Traders work on the floor of the New York Stock Exchange (NYSE) in New York City, U.S., April 19, 2023. REUTERS/Brendan McDermid

The Dow Jones Industrial Average, the S&P 500, and the Nasdaq all finished the day in the red as US markets declined on Tuesday. The current Congressional debate over lifting the debt limit, as well as worries about inflation and rising interest rates, continue to worry investors.

Any White House efforts to get a three-month extension are in risk as a result of House Speaker Kevin McCarthy’s promise to oppose a short-term agreement to extend the debt limit. McCarthy, a Republican from California, wants expenditure reductions as a condition of any agreement to lift the Federal debt level, while President Joe Biden is certain that he wants to raise the debt ceiling without any reductions. If legislators are unable to find a solution, the US may default on its debt.

John Williams, the president of the New York Federal Reserve, issued a warning that if inflation does not decline, interest rates may rise. He said that it would take time for the Federal Reserve’s measures to bring about economic balance to fully manifest. The yield curve became further inverted as the yield on the 10-year Treasury increased by one basis point to 3.53% and the yield on the two-year Treasury increased by three basis points to 4.04%.

In terms of specific equities, PayPal fell after its quarterly report while Palantir rose as CEO Alex Carp bragged about its AI product. Dish Network faltered as it dropped 11.1%, prolonging a protracted slump, but MongoDB was able to get over a buy price. After agreeing to pay $215 million to resolve a gender discrimination claim, Goldman Sachs closed the session with a 0.5% loss.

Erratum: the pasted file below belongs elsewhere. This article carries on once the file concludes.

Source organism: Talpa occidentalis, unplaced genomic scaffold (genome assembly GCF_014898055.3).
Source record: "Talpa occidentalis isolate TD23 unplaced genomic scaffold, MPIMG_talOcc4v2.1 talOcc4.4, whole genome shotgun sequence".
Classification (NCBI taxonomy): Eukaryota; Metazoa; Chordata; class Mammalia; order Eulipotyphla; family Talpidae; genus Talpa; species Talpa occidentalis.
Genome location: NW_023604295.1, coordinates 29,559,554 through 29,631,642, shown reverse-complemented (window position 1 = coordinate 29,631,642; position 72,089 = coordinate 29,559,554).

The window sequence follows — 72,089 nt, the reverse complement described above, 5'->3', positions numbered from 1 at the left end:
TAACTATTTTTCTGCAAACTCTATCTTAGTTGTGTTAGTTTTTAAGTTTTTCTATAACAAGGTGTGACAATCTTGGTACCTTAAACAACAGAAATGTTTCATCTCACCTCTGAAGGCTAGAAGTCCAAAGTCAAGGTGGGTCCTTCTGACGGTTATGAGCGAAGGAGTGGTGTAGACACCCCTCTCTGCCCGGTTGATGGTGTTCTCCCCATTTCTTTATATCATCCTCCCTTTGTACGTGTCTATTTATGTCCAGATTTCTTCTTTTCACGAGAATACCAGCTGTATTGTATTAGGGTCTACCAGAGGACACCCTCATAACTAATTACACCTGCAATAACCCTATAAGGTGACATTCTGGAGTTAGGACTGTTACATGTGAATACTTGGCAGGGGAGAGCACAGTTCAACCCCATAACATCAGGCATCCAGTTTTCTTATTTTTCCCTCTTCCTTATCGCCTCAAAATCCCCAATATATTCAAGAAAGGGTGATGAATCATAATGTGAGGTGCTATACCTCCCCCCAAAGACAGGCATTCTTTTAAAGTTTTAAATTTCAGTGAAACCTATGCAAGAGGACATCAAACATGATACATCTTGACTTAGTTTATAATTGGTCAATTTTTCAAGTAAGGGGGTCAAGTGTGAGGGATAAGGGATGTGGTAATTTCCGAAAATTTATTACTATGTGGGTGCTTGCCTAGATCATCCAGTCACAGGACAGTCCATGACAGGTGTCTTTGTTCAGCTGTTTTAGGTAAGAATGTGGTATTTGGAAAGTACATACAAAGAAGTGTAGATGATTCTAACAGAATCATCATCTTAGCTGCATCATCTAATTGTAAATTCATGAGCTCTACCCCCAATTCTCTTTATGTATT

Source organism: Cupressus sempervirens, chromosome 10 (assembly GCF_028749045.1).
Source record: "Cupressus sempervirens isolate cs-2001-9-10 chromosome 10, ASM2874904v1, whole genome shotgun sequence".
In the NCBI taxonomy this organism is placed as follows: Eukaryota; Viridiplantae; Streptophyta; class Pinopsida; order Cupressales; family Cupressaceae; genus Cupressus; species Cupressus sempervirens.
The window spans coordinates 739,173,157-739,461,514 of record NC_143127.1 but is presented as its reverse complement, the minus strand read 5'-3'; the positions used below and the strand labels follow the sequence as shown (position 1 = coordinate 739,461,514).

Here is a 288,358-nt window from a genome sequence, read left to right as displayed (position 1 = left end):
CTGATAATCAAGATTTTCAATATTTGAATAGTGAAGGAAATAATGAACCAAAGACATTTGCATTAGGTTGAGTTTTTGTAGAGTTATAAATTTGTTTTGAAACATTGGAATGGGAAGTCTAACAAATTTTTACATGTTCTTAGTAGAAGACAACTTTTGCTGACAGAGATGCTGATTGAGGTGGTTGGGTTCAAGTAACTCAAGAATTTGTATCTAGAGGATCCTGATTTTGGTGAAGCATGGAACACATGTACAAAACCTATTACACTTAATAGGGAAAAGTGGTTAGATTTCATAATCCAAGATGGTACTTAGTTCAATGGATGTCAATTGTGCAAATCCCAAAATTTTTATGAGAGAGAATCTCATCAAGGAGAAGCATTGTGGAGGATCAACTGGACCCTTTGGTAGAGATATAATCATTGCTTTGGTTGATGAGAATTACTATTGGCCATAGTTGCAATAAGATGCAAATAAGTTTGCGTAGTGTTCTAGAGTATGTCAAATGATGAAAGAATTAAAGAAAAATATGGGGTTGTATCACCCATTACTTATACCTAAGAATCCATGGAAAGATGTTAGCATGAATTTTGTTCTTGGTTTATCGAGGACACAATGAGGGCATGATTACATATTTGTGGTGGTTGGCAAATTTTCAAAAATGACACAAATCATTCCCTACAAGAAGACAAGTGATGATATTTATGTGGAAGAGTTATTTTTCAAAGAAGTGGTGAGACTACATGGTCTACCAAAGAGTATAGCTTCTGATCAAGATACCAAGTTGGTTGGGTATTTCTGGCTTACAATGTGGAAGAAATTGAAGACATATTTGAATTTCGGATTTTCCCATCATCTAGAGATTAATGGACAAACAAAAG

Despite doing better than the other major indices, the Dow Jones index ended the day down 57 points, or 0.2%. Boeing increased 2.3%, but Intel today on the Dow Jones fell 2.2%, below most of its rivals.

The Nasdaq finished the session down by 0.6%, behind the other major indices. Lucid, an EV stock, fell 5.6%. Only the energy, industrial, and consumer discretionary sectors finished in the black, causing the benchmark S&P 500 to decline by 0.5%. The weakest performances were materials and technology. Late losses by small caps were curbed, and the Russell 2000 ended the day down 0.2%. However, growth companies had a strong showing, and the Innovator IBD 50 ETF nominally closed in the green.


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